• The years leading up to COVID-19 saw persistently low inflation, …
• something that came to be called by some the “missing inflation puzzle.”
• Rising unemployment and weak demand are now pushing inflation down, …
• though low inflation does not mean that something is automatically “missing.”
• We update our Phillips curve core inflation regressions for the US and Euro zone.
• The drop in US core inflation is entirely explained by sharply higher unemployment.
• In contrast, persistently low Euro zone inflation looks like a “missing inflation puzzle,” …
• given that the Euro zone labor market deterioration is so far comparatively benign.
The years leading up to COVID-19 were marked by persistently low inflation, something that came to be called the “missing inflation puzzle.” We have argued that low inflation needs to be seen in the context of key drivers, of which labor market and domestic demand dynamics are just one. The broad trade-weighted Dollar has risen 31 percent since end-2013, while oil prices have fallen 71 percent over the same period, forces that we have shown in past work exerted substantial downward pressure on core inflation. As such, we don’t see persistently low inflation as a “puzzle,” but as the inevitable outcome due to external shocks. COVID-19 is now drastically changing the inflation landscape. Core PCE inflation in the US is likely to fall to around 1.0 percent year-over-year in Q2 2020, down from 1.7 percent in Q1. Euro zone core inflation fell to 0.9 percent in Q2 2020, down from 1.1 percent in Q1. Against this backdrop, we update our Phillips curve regressions, which link core inflation to the unemployment gap and price moves in global currency and commodity markets. We find that the large drop in US core inflation is fully accounted for by sharply higher unemployment, while there looks to be a genuine puzzle in the Euro zone, given that the relatively benign labor market picture does not explain falling core inflation. In the big picture, the “missing inflation puzzle” continues to be in the Euro zone, not the US.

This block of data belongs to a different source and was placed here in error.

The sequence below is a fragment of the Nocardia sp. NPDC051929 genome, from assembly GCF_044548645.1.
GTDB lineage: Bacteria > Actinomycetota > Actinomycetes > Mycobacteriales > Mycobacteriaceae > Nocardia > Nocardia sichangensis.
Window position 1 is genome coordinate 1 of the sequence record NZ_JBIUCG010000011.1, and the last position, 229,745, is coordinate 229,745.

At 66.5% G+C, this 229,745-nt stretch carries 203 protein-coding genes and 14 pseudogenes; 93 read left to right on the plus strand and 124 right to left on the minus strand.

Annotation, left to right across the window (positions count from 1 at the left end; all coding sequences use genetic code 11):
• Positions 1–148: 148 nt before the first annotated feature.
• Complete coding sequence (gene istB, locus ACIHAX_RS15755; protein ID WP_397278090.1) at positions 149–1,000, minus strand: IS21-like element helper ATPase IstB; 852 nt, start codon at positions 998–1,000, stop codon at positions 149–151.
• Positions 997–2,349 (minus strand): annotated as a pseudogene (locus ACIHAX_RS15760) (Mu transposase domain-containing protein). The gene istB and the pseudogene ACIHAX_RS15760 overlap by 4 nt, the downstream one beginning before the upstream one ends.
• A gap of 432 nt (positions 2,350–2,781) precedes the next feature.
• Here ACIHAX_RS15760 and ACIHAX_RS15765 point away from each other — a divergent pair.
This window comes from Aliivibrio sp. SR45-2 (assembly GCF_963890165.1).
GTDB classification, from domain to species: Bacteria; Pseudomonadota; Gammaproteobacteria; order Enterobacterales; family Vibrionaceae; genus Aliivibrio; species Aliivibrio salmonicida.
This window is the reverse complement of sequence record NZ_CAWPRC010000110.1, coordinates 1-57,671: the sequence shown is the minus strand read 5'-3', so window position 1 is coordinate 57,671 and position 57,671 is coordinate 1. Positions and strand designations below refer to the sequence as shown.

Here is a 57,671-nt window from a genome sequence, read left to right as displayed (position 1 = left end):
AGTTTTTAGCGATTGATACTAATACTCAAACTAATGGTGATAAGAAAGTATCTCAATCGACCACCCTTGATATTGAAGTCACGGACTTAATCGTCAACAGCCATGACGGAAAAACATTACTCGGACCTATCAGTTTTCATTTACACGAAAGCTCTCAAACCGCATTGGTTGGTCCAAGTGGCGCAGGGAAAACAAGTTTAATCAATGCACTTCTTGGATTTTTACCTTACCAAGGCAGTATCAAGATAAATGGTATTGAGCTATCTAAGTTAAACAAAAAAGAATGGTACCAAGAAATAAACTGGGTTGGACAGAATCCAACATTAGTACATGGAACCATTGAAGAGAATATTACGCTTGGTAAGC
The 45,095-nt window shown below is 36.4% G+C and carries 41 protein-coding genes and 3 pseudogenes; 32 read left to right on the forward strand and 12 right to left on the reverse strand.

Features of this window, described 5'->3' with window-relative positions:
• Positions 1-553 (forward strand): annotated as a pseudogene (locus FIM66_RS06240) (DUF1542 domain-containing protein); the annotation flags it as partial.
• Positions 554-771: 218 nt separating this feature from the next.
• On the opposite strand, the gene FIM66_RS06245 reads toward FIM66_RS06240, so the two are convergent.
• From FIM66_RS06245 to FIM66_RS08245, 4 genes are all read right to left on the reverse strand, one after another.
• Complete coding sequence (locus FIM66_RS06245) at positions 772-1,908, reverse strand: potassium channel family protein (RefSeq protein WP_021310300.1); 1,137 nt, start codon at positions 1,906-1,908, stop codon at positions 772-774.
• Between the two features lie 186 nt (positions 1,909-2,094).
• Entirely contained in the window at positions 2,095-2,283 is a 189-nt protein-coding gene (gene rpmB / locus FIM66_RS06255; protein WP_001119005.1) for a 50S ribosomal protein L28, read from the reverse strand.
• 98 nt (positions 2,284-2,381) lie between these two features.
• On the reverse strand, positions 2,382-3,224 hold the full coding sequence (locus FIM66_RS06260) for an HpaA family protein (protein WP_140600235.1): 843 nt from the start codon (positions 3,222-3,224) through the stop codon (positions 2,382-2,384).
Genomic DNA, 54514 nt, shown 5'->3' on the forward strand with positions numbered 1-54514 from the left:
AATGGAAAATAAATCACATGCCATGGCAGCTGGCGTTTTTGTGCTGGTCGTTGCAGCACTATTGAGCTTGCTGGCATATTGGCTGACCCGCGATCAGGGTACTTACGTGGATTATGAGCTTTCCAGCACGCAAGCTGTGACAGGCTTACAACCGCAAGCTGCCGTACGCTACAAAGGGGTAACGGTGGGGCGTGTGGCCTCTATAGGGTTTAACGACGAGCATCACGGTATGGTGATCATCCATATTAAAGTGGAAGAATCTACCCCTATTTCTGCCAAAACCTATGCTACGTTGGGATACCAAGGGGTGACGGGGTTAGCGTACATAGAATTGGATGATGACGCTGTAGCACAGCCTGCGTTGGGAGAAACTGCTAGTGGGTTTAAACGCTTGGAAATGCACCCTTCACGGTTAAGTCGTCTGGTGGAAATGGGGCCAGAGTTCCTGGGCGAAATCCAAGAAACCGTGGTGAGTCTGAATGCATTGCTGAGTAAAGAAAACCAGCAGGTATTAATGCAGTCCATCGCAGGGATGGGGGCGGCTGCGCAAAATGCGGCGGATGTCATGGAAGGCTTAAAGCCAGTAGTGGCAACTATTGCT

Chosen excerpts by Job Market Monitor. Read the whole story @ COVID-19 And The Missing Inflation Puzzle